While listening to a Blue Jays baseball game recently, I was struck by an ad from the Canadian Wildlife Federation that encouraged people to “grow, don’t mow” their lawns. The goal is to encourage pollinators, which like many insects, are in serious decline. The idea of “grow, don’t mow” is not new many groups have been championing the replacement of lawns for some time. However, it always seemed a bit of a fringe activity- not accepted by the mainstream, and not supported by the lawn care industry. Yet here, on prime time television, there was an ad for “grow, don’t mow”. Could it be that this idea is becoming more mainstream and more widely accepted?
The goal of the CWF “grow, don’t mow” effort is to encourage pollinator pathways across Canada as a way of sustaining the native insect population. The initiative is targeted at homeowners and “rights of way” managers such as municipalities and utility companies. The CWF estimates that there are about 6.2 million lawns in Canada. Converting just one-quarter of each lawn would equal around 14,400 hectares of habitat for pollinators!
The decline of insect and pollinator species create immense problems. A recent study published in the journal Biological Conservation compiled the data from 73 studies across the world to paint a picture of insect diversity. 41% of all insect species have declined over the last decade. This affects the pollination of our food crops and native plant species. It also impacts species such as reptiles, fish and birds who rely on insects for food. The loss of insects is a downward spiral that will affect the health of many creatures on the planet. Professor David Goulson of the the University of Sussex states:” It should be of huge concern to all of us, for insects are at the heart of every food web, they pollinate the large majority of plant species, keep the soil healthy, recycle nutrients, control pests, and much more. Love them or loathe them, we humans cannot survive without insects.” (Plummeting insect numbers ‘threaten collapse of nature’: Guardian 2019)
The causes of the insect decline are varied. Industrial agriculture, with its use of pesticides, seems to be a major culprit. Habitat loss and a global warming are other factors.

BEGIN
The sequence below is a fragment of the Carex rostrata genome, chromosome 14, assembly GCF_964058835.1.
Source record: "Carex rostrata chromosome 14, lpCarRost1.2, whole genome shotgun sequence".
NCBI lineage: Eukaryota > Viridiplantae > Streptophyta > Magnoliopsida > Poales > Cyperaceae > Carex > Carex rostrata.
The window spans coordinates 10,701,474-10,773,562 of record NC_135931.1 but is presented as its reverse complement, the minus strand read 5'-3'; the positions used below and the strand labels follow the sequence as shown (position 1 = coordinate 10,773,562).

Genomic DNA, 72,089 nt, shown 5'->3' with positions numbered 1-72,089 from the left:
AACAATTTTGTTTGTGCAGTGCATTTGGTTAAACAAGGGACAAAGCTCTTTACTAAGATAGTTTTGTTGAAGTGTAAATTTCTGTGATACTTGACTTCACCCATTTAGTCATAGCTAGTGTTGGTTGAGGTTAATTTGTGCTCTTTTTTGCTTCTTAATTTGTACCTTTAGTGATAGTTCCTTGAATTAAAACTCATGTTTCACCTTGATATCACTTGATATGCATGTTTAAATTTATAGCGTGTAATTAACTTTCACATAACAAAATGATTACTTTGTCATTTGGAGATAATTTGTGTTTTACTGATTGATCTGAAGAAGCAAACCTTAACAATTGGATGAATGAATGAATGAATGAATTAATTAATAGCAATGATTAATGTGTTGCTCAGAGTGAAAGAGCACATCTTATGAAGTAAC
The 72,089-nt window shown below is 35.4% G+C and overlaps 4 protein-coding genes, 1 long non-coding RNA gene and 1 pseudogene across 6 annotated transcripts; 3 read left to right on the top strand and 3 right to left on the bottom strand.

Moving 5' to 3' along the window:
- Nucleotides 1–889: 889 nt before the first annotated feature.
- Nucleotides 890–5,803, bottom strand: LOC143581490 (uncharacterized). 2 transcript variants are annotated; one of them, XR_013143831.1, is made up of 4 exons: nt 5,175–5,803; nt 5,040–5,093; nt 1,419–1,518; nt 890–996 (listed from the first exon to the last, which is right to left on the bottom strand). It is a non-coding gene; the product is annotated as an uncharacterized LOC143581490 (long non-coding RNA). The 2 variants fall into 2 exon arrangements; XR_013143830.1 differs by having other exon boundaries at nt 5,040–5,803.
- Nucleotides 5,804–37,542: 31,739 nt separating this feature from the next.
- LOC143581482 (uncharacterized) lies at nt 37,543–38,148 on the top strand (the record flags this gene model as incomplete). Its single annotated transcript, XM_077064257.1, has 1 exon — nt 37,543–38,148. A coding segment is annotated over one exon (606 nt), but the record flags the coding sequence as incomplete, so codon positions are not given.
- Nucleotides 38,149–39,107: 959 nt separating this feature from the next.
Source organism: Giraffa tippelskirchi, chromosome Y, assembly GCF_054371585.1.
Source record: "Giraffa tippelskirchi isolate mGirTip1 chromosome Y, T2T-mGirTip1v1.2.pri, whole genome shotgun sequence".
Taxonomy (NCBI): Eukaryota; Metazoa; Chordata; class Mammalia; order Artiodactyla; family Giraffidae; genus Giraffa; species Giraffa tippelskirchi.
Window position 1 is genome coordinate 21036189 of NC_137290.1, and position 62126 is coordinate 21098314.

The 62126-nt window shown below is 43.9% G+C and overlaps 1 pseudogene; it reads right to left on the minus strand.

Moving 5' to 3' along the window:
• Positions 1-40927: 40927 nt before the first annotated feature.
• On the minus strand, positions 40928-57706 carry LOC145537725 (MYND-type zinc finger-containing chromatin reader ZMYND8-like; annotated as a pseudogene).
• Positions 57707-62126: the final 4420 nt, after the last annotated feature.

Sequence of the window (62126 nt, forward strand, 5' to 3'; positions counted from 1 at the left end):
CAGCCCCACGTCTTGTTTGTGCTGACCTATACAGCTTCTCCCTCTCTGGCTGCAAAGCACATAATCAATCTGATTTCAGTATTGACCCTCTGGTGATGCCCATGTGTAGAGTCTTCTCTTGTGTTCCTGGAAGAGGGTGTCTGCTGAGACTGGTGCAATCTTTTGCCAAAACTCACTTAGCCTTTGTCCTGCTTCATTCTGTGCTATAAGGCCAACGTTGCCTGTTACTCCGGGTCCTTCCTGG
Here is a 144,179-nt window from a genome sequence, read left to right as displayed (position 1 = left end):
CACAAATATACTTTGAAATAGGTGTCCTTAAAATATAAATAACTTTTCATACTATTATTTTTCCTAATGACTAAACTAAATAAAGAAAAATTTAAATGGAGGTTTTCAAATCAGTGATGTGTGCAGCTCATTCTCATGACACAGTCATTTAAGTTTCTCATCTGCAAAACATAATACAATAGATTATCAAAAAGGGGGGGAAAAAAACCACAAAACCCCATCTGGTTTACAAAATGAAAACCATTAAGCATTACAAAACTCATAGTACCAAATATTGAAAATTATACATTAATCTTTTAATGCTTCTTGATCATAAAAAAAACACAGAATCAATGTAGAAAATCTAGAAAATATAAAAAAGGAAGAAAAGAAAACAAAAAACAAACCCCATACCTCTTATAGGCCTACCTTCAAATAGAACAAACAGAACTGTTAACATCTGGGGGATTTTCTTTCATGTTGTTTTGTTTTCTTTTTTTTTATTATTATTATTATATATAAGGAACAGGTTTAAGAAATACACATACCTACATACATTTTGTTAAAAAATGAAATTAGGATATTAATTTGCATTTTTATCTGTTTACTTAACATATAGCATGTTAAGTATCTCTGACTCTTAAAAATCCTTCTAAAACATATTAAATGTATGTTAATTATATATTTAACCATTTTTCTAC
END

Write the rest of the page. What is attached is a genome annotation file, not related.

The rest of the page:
What to do- a simple plan
In order to encourage pollinators and other insects, there are some simple things that can be done. More intensive strategies, such as converting your entire property to a native meadow, are also options, but sometimes it is best to start with those options that require least effort.
The simplest thing that people can do to encourage insect populations is to reduce the frequency of lawn mowing. Mowing every 4 weeks instead of every week will encourage the growth of plants such as clover, black medic, self heal, and dandelion. A fascinating article in Plantlife chronicled the experience of the UK, where homeowners were encouraged not to mow their lawns in May. The results of the effort were amassed by citizen scientists who compiled data on the plants that grew when the grass was left unmowed. The effort included a National Nectar Score, which measured the total volume of nectar produced by these plants. The results are astonishing. Unmown grass supported an average of 400 bees per day from flowers such as white clover, selfheal and dandelion. These flowers will tolerate the occasional mowing because their stems are able to survive lawnmower blades. They will resurge after mowing and may even form denser colonies. The article recommends that people leave a strip of their lawn totally uncut, to encourage taller plants to grow.
Not only is the effort of no-mow more conducive to pollinators, but it also reduces greenhouse gas emissions from lawnmowers. Running a gas-powered lawnmower for an hour is the equivalent of driving 300 km. If lawns are mowed monthly rather than weekly, that is the equivalent of reducing the pollution by 75%.
Not mowing your lawn for a month may produce some disadvantages.
- Your lawn will be harder to mow if you leave it for a month.
- Your neighbours may disapprove of the look of your new lawn. However, it is an opportunity to educate others on the importance of insects and pollinators!
- Your municipality may also disapprove, particularly if your efforts are in a highly visible area, such as a front yard. Again, there is an opportunity for education and lobbying. You could also confine your efforts to the back yard or less visible portions of your property.
- There is little hard data on what plants will grow in lawns in Ontario if they are mown less frequently. We need to compile more data in order to gain more support for the “grow, don’t mow” initiative. CWF has initiated an INaturalist program that encourages people to monitor the insects on their properties in order to gather more data.
Looking for more information?http://www.plantlife.org.uk/uk/about-us/news/no-mow-may-how-to-get-ten-times-more-bees-on-your-lockdown-lawnhttps://
Submitted by Sabine Behnk